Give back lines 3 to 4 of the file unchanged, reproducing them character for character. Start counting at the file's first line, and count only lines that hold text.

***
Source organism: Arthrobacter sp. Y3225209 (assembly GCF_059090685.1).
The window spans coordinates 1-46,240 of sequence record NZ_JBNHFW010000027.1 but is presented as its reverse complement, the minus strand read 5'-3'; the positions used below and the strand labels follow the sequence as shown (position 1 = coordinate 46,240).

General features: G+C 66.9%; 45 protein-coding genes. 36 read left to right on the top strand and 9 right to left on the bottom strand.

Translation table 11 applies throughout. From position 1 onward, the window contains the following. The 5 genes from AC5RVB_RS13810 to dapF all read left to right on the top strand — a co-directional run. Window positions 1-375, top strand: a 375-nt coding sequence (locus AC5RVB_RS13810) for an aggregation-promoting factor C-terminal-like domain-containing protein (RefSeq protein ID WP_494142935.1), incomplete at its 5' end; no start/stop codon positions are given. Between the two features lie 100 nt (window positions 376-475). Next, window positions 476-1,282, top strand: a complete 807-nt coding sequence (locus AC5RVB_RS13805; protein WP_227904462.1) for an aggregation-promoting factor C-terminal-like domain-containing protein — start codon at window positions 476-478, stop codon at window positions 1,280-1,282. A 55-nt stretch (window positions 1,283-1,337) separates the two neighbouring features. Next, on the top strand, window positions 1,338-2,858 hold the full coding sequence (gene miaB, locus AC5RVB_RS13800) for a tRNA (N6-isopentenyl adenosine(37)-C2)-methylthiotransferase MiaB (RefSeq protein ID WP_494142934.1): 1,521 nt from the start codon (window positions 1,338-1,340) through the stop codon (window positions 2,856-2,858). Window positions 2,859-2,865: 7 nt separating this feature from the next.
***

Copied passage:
General features: G+C 66.9%; 45 protein-coding genes. 36 read left to right on the top strand and 9 right to left on the bottom strand.

Translation table 11 applies throughout. From position 1 onward, the window contains the following. The 5 genes from AC5RVB_RS13810 to dapF all read left to right on the top strand — a co-directional run. Window positions 1-375, top strand: a 375-nt coding sequence (locus AC5RVB_RS13810) for an aggregation-promoting factor C-terminal-like domain-containing protein (RefSeq protein ID WP_494142935.1), incomplete at its 5' end; no start/stop codon positions are given. Between the two features lie 100 nt (window positions 376-475). Next, window positions 476-1,282, top strand: a complete 807-nt coding sequence (locus AC5RVB_RS13805; protein WP_227904462.1) for an aggregation-promoting factor C-terminal-like domain-containing protein — start codon at window positions 476-478, stop codon at window positions 1,280-1,282. A 55-nt stretch (window positions 1,283-1,337) separates the two neighbouring features. Next, on the top strand, window positions 1,338-2,858 hold the full coding sequence (gene miaB, locus AC5RVB_RS13800) for a tRNA (N6-isopentenyl adenosine(37)-C2)-methylthiotransferase MiaB (RefSeq protein ID WP_494142934.1): 1,521 nt from the start codon (window positions 1,338-1,340) through the stop codon (window positions 2,856-2,858). Window positions 2,859-2,865: 7 nt separating this feature from the next.